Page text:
The End of Cash?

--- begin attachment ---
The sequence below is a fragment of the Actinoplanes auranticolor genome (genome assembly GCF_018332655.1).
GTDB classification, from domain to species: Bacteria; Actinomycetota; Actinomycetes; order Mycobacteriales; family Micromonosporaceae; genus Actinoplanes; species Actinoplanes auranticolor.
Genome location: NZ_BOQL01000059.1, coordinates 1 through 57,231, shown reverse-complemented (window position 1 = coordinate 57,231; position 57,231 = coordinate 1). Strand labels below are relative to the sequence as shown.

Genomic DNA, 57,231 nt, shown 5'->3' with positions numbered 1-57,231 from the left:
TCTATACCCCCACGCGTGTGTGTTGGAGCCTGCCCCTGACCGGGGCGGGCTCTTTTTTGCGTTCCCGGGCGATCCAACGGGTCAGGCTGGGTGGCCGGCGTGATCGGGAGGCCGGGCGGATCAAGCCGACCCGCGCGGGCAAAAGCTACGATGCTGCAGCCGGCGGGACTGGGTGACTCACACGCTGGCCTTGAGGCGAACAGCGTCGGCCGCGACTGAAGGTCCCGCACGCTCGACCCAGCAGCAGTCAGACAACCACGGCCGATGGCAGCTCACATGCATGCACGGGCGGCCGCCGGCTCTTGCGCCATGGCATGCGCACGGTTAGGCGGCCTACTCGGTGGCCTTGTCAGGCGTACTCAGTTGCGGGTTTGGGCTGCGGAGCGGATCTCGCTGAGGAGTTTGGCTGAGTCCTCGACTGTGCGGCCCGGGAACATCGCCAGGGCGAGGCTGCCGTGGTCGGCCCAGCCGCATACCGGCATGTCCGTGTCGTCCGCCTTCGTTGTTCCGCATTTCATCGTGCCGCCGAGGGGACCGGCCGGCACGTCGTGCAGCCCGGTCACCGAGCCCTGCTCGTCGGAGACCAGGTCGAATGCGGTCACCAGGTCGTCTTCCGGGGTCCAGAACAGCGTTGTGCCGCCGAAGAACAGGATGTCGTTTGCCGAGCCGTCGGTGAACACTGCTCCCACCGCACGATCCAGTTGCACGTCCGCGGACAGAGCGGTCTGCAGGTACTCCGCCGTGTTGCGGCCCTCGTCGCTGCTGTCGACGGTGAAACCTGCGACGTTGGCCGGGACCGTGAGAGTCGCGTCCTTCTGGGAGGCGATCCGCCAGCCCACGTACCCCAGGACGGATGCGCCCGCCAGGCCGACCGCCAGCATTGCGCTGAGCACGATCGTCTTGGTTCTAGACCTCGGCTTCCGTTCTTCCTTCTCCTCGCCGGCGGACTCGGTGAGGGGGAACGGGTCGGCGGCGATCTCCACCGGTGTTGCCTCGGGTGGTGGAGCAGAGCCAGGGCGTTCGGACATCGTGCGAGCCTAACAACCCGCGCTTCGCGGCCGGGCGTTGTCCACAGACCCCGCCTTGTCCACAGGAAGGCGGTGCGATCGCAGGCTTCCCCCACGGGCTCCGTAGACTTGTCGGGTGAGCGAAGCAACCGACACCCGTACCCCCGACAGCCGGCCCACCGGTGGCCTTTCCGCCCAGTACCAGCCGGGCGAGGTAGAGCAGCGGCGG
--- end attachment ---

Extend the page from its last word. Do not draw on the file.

from Gold Seek Money velocity in its simplest terms is a measurement of how fast money is moving through the economy. Another way of looking it is that money velocity is simply a comparison between GDP and money supply. If money velocity is falling then that tells us money supply is increasing at a faster rate than GDP. M1 is notes and coins in circulation, plus traveler’s cheques, demand deposits and other chequable accounts. A rising velocity is a sign that the economy is relatively healthy whereas a falling velocity might be an indication of a slowing economy or an underperforming economy. The velocity of M1 is back down at levels seen during the 1980’s and early 1990’s recessions. The reality is that it may even be worse. The chart below shows the velocity of money over the past century. This chart uses M2, which is M1 plus savings accounts, time deposits less than $100,000 and money market accounts for individuals. The picture it shows could be of concern as it shows that the velocity of money has fallen below the levels of the 1950’s and 1960’s and is trending into the territory of the Great Depression and War of the 1930’s and 1940’s. Note as well how the velocity of M2 was trending negatively during the roaring twenties. Could it have been a harbinger of things to come? A falling velocity of money is not just limited to the US. In the Euro zone and Japan and even China and Canada money velocity has been falling. All of this comes against a backdrop of some of the biggest stimulus ever known. The US has gone through QE1, 2 and 3. Japan it seems has been on QE for years. The Euro zone and China have had their own versions of QE. Some have called the QE’s a tsunami of money. And global debt has grown by $57 trillion since the financial collapse of 2008. Yet the western economies remain moribund, stuck in neutral or slowing again. The illusion of growth can only be purchased with more debt. Yet the consumer is for the most part buried in debt. The consumer is not exactly hoarding his money as while savings rates have improved they remain sharply below earlier periods. If anything as numbers show in the US, mortgage debt is being paid off (or maybe just written off). The consumer just seems to be trying to tread water. Corporations are hoarding money and governments in Europe and elsewhere have been preaching austerity. If the western economies were healthy, the velocity of money would be growing. There is a limit it seems to credit growth, yet what growth there has been has been insufficient. Despite all the debt that has been created since the financial crisis of 2008 it seems it is not enough or the economies would have expanded further. When the world finally came out of the Great Depression and War it was a big increase in production and people being put to work in good jobs that grew the economies of the 1950’s and 1960’s. Then came the inflationary 1970’s and to get their way out of the mess debt began to expand. That worked during the 1980’s and also into the 1990’s but it all began to falter badly following the high tech/internet collapse of 2000-2002. Another massive debt binge helped create the housing bubble that took us to the financial crash of 2008. And now this time despite massive injections of QE and debt growth the western economies are at best moribund with low growth. It is against this backdrop that I read that there is according to some “a relentless war against cash payments”. By all accounts, it is accelerating and there are those who would like to eliminate the use of cash all together. If the velocity of money is falling with cash still circulating who knows what it would to do to a cashless society. Tech “geeks” might love a cashless society but for many it is their means of survival and it would most likely be the end of privacy, as we know it. Ostensibly, the reason for ending cash is to put a stop to terrorists, jihadists, drug dealers, money launderers, tax evaders and many others. But the reality of it would be that everyone would be forced to make their payments through the financial system and allow governments to track their citizens. Many would most likely not object to it. But it would most likely impact everyone including many in a negative way. It is difficult to say where the call for a cashless society came as it is an idea that has been around for some time. But the cry has come loud from the Euro zone where interest rates are now negative. When interest rates are below zero it costs money to keep your funds in the bank. Cash already pays nothing so holding cash is preferred to keeping your money in a financial institution that charges you. Out of this, Citibank’s Willem Buiter has suggested that a) abolish currency, b) tax currency, and c) remove the fixed exchange rate between currency and central bank reserves/deposits. It is not surprising to learn then that some pension funds and others in the Euro zone want to withdraw their money from the bank and hold it in cash as they realized it is cheaper to store and move cash then it is to pay the bank the negative interest rates. There are numerous stories and blogs around the internet that highlight what is becoming known as “the war on cash”. France’s finance minister Michel Sapin blamed the Charlie Hebdo murders on the attacker’s ability to buy weapons with cash. Result France announced capital controls that included €1,000 cap on cash payments a drop from €3,000. Spain restricts cash payments to £2,500 and Italy restricts them to £1,000. – J.P. Morgan Chase has put restrictions on borrowers from making cash payments on credit cards, mortgages, equity lines, auto loans and prohibiting the storage of cash in safety deposit boxes. – Banks in the Euro zone that pay negative interest rates are looking at ways to prevent withdrawals of cash. It raises the question so when is a demand deposit account not a demand deposit account. Banks would not have sufficient cash on hand to cover mass withdrawals. Huge withdrawals to avoid negative interest rates would impact negatively their fractional reserves. – The Swiss National Bank (SNB) is on record as stating that it doesn’t like to see the hoarding of cash to circumvent their negative interest rate policy. Can banks actually refuse to give customers their cash that is legally theirs? It would seem that way. – A number of banks in Sweden apparently have cashless branches and they refuse to pay out cash. Customers are moving their accounts to banks that will allow them access cash. – In the US, customers who withdraw $5,000 or more are to be reported. Many banks have also instituted maximum cash withdrawals. Capital controls in the banking system it would seem are becoming normal. – According to a report HSBC in the UK is interrogating customers on how they earn and spend their money and restricting large cash withdrawals to £5,000. – The State of Louisiana passed a bill – Bill 195 that would make it easier to track the sales of stolen goods. The bill could have far-reaching consequences in effectively putting every flea market, goodwill, garage sales, Craigslist, and Kijiji out of business. Apparently, the bill requires that second hand goods be paid with credit cards, cheques, money orders, debit cards, or electronic transfer. They no longer can use cash. The bill also required that second hand sellers obtain a considerable amount of information on each buyer. The process seemed to fly in the face that a US dollar is legal tender for all debts. These examples are merely a few that I have read where cash appears to be under attack. Negative interest rates are not dissimilar to a tax on savings. The use of cash is considered a suspicious activity. Restrictions on the use of cash appears to be becoming more prevalent. In Canada, banks do put restrictions on how much one can withdraw from an ATM. Large withdrawals or deposits come under the auspice of the Financial Transactions and Reports Analysis Centre of Canada (FINTRAC). Despite using terrorists, jihadists, money launderers and others as an excuse for a cashless society the real target could be the cash underground economy that for the most part can’t be monitored or taxed. The size of the Canadian underground economy has been highlighted recently in a report that puts its size at $42.4 billion in 2012 or 2.3% of GDP. A cashless society would be going after everyone to collect taxes from contractors that take cash under the table for renovations to individuals holding Saturday morning garage sales and churches holding rummage sales. The move to a cashless society is not something that is going to happen overnight. So far, it seems to be being implemented slowly and in stages. Banks, central banks and governments are behind the movement. The technology is already there to move to a cashless society. Eliminating cash allows governments to track everyone both the innocent and the guilty. The trouble is what impact could the move to a cashless society have on the economy? Already the velocity of money is falling rapidly. In a cashless society, M1 could become a relic of a bygone era. And it could also cause considerable problems as currency to pay for goods and services has been around for centuries and a cashless society might not be fully acceptable by significant portions of the population. The loss of privacy could be only one issue related to a cashless society. The end of cash could raise more questions than answers. On the surface, it would leave a huge unanswered question as to “what is money worth?” Not much, it seems in a world of negative interest rates and rising bank fees just to place ones money in the bank. Negative interest rates are a distortion of the market as holding cash would be punitive. It could force people into investing in higher risk securities. It could also be good for gold, as gold remains an historical store of value. There is also the law of unintended consequences when one tries to enforce what amounts to what one may call a command economy. Given that the recent US GDP numbers were quite low and probably negative once one strips out inventory buildup it would not be surprising that the velocity of money (M1 and M2) has fallen further. None of this is positive and it could be another sign that the global economy could be in more trouble then what is currently evident.